day, more than 12 million barrels in oil supertankers pass through
this narrow passage, most en route to the world's fastest-growing
energy market, China, or to Japan.
If the strait were closed, nearly half
of the world's tanker fleet would be required to sail further.
Closure would immediately raise freight rates worldwide. More
than 50,000 vessels per year transit the Strait of Malacca. The
region from Maynmar to Banda Aceh in Indonesia is fast becoming
one of the world's most strategic chokepoints. Who controls those
waters controls China's energy supplies.
That strategic importance of Myanmar has
not been lost on Beijing.
Since it became clear to China that the
US was hell-bent on a unilateral militarization of the Middle
East oil fields in 2003, Beijing has stepped up its engagement
in Myanmar. Chinese energy and military security, not human rights
concerns, drives their policy.
In recent years Beijing has poured billions
of dollars in military assistance into Myanmar, including fighter,
ground-attack and transport aircraft; tanks and armored personnel
carriers; naval vessels and surface-to-air missiles. China has
built up Myanmar railroads and roads and won permission to station
its troops in Myanmar. China, according to Indian defense sources,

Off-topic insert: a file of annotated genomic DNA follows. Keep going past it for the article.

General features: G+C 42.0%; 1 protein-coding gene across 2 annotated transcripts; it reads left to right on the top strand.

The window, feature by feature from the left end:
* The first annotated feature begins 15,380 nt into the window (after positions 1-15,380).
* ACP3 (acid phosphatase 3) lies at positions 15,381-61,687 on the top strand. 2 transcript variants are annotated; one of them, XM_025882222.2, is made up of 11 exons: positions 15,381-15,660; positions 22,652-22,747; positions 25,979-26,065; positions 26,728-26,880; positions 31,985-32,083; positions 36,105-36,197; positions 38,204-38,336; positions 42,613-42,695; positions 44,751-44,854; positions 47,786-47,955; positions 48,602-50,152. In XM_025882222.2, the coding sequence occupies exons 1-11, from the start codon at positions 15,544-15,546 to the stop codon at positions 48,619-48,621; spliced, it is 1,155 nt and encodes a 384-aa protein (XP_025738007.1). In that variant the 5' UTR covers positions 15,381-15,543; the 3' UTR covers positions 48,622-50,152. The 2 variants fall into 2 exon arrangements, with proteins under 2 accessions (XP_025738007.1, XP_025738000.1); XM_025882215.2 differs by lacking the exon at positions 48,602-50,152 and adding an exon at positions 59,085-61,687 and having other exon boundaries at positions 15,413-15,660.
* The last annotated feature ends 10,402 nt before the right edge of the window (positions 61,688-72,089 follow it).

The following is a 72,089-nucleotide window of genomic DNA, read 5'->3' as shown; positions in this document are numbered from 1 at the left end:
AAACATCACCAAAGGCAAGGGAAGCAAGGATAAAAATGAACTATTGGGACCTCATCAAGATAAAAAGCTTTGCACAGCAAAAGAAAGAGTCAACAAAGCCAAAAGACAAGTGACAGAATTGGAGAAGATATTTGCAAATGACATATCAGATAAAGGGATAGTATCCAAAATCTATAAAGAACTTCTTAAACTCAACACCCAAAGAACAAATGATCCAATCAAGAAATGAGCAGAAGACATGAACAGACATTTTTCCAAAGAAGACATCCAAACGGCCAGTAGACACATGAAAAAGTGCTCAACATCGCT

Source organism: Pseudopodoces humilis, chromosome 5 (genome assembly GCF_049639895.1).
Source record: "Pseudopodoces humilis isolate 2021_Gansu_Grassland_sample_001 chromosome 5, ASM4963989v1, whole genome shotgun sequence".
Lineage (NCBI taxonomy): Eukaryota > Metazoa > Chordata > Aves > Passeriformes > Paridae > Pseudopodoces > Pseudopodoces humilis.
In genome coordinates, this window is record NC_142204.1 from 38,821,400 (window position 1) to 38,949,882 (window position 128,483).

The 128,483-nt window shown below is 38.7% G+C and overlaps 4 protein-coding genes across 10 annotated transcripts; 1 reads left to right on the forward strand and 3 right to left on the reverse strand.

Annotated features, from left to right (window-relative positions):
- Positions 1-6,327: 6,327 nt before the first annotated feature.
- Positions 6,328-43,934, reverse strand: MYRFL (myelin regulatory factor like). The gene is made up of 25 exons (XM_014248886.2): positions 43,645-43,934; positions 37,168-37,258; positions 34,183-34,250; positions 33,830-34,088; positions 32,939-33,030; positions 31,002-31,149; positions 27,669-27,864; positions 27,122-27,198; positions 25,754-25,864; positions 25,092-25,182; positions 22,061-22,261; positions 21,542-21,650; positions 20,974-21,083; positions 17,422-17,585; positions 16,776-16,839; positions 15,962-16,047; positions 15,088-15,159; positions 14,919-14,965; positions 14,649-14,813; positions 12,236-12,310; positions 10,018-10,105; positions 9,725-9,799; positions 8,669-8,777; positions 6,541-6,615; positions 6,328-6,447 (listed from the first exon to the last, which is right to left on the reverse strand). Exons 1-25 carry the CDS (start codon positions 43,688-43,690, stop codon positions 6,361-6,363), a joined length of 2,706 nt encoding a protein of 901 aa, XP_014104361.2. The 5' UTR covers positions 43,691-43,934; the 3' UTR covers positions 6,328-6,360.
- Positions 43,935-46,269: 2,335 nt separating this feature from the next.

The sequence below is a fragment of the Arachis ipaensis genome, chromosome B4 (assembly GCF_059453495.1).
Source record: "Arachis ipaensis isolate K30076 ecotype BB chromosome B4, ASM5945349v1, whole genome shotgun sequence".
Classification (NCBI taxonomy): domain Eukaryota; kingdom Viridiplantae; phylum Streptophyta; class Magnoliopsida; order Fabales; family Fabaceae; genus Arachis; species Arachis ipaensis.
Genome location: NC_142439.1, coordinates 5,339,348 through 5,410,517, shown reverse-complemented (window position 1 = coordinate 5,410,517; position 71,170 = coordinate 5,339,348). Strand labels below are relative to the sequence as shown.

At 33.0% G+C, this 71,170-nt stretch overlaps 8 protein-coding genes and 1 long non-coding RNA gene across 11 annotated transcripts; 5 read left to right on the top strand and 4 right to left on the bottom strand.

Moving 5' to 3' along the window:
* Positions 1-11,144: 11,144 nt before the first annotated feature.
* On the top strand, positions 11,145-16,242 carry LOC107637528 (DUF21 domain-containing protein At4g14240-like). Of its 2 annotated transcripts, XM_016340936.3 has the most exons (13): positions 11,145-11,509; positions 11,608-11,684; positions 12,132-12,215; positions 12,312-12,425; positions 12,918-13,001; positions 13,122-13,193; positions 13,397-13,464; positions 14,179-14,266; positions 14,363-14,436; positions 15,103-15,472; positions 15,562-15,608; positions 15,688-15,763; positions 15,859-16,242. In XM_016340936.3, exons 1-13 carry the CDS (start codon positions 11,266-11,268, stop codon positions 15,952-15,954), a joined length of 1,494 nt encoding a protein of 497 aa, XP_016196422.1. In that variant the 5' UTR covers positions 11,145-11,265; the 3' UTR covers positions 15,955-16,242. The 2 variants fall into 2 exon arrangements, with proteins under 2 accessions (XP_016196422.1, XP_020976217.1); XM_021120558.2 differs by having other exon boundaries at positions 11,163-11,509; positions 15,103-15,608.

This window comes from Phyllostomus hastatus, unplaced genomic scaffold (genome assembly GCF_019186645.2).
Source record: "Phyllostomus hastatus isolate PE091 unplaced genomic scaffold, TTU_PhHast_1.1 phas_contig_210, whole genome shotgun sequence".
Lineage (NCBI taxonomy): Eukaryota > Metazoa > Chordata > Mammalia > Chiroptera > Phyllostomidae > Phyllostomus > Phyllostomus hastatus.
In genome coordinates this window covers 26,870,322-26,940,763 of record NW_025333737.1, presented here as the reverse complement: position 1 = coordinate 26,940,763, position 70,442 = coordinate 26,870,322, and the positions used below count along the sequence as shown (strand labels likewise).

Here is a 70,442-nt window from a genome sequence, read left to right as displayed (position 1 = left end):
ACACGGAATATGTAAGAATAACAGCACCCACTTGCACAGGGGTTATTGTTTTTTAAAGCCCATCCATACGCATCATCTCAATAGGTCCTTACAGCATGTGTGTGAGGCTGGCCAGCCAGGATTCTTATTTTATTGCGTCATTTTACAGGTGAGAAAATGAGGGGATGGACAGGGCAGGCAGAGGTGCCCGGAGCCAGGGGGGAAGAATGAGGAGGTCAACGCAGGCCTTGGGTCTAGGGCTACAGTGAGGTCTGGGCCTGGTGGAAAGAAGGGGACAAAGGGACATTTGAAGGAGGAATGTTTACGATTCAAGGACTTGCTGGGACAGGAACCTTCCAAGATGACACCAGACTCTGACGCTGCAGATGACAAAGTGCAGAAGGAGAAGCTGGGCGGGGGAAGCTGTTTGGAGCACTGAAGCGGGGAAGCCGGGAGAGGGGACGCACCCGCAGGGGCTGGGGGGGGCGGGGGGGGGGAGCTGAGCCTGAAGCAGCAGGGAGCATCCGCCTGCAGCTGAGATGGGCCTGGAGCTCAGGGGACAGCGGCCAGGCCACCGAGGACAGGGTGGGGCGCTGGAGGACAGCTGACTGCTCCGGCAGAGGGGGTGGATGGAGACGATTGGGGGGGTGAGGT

has also built a large electronic surveillance facility on Myanmar's
Coco Islands and is building naval bases for access to the Indian
In fact Myanmar is an integral part of
what China terms its "string of pearls", its strategic
design of establishing military bases in Myanmar, Thailand and
Cambodia in order to counter US control over the Strait of Malacca
chokepoint. There is also energy on and offshore of Myanmar, and
lots of it.
The gas fields of Myanmar
Oil and gas have been produced in Myanmar
since the British set up the Rangoon Oil Company in 1871, later
renamed Burmah Oil Co. The country has produced natural gas since
the 1970s, and in the 1990s it granted gas concessions to the
foreign companies ElfTotal of France and Premier Oil of the UK
in the Gulf of Martaban. Later Texaco and Unocal (now Chevron)
won concessions at Yadana and Yetagun as well. Yadana alone has
an estimated gas reserve of more than 5 trillion cubic feet and
an expected life of at least 30 years. Yetagun is estimated to
have about a third the gas of the Yadana field.
In 2004 a large new gas field, Shwe field,
off the coast of Arakan, was discovered.
By 2002 both Texaco and Premier Oil withdrew
from the Yetagun project following UK government and non-governmental
pressure. Malaysia's Petronas bought Premier's 27% stake. By 2004
Myanmar was exporting Yadana gas via pipeline to Thailand, worth
$1 billion annually to the Myanmar regime. In 2005 China, Thailand
and South Korea invested in expanding the Myanmar oil and gas
sector, with export of gas to Thailand rising 50%.
Gas export today is Myanmar's most important
source of income. Yadana was developed jointly by ElfTotal, Unocal,
PTT-EP of Thailand and Myanmar's state MOGE, operated by ElfTotal.
Yadana supplies some 20% of Thai natural gas needs.
Today the Yetagun field is operated by
Malaysia's Petronas along with MOGE, Japan's Nippon Oil and PTT-EP.
The gas is piped onshore where it links to the Yadana pipeline.
Gas from the Shwe field is to come on line in 2009. China and
India have been in strong contention over the Shwe gas field reserves.
India loses, China wins